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Glycine: Health Benefits and Potential Dangers

Glycine is an essential amino acid. This substance can be found in different proteins and biologically active compounds in human body. This amino acid is naturally produced by human body and some amount of it person acquires with food. Artificial glycine is produced by means of hydrolysis, that is, interaction with water via chemical synthesis. In second case, white powder-like substance is formed. It does not taste anything and has a sweet flavor. Therefore, this amino acid is called «glycys» – the Greek word that stands for «sweet».

This substance is also considered to be neurotransmitter amino acid and acts in two ways. There are glycine receptors in different parts of brains and spinal cord. Binding with them, glycine slows down the neurons and decreases production of «exciting» amino acids by them. Thus, human body relaxes. Glycine inhibits functions of motoneurons in spinal cord, therefore it is used in neurology to decrease increased muscle tone.

The Reasons to Use Glycine

Glycine

Glycine

Glycine has a complex effect on human body as it inhibits functioning of excitatory system and boosts activity of the brain neurons. This amino acid is used in the following cases:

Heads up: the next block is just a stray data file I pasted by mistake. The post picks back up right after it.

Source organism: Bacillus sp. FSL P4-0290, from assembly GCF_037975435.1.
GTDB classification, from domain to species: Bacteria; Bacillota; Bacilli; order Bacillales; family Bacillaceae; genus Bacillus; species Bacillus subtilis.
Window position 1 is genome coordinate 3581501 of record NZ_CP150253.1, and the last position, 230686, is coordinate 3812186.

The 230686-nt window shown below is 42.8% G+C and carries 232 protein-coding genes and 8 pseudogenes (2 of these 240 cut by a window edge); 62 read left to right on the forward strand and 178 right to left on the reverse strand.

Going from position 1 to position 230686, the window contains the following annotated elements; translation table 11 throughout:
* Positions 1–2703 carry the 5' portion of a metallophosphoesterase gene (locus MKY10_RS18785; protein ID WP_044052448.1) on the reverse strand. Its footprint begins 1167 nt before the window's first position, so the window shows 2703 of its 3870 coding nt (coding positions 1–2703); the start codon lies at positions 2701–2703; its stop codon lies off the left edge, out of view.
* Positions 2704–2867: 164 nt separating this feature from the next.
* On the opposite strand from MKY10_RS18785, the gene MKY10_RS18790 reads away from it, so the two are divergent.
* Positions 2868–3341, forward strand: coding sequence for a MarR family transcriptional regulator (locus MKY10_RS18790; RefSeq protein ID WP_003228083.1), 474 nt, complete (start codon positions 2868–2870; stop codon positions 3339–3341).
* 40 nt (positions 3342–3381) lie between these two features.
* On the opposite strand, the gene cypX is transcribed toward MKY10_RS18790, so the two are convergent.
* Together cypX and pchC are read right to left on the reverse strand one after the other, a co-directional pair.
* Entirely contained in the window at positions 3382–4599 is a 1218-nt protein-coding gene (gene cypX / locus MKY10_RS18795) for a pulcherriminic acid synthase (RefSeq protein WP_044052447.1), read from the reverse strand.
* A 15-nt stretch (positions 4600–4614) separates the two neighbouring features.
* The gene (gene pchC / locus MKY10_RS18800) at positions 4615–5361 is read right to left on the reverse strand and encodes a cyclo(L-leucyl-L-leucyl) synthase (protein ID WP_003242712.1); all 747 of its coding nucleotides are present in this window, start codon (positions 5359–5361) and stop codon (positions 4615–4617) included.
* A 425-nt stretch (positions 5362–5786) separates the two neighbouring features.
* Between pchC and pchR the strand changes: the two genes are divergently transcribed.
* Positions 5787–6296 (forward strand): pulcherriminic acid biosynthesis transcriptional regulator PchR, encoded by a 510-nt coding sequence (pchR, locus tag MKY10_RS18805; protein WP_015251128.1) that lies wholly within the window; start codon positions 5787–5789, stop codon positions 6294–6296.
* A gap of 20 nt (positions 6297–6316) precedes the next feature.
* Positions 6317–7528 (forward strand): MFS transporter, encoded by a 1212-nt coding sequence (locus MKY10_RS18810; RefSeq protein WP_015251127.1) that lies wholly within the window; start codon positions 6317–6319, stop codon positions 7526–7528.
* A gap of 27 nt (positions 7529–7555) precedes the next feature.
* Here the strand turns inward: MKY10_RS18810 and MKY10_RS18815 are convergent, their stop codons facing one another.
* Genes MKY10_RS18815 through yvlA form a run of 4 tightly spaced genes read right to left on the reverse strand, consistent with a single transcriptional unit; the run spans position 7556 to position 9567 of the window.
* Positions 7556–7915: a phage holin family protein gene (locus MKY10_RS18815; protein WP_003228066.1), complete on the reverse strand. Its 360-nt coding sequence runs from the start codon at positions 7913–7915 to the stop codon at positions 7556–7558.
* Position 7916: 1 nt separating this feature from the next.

• Emotional disorders;
  • Constant mental stress;
  • Recovery after traumas and surgeries;
  • Neuroinfection;
  • Decrease in working ability;
  • Memory worsening;
  • Insomnia;
  • Problematic issues and negative patterns in children’s behavior.

Health Benefits of Glycine

Basic function of glycine is to improve CES functioning and stabilize mental activity. Increased consumption of this amino acid helps to relieve stress which takes place due to long-term mental and physical overloading. It helps to improve overall well-being as well as results in the following things:

  • Activation of mental activity;
  • Elimination of mental stress;
  • Improved mood;
  • Normalization of sleep patterns;
  • Liquidation of brain functioning-related issues;
  • Elimination of aggression;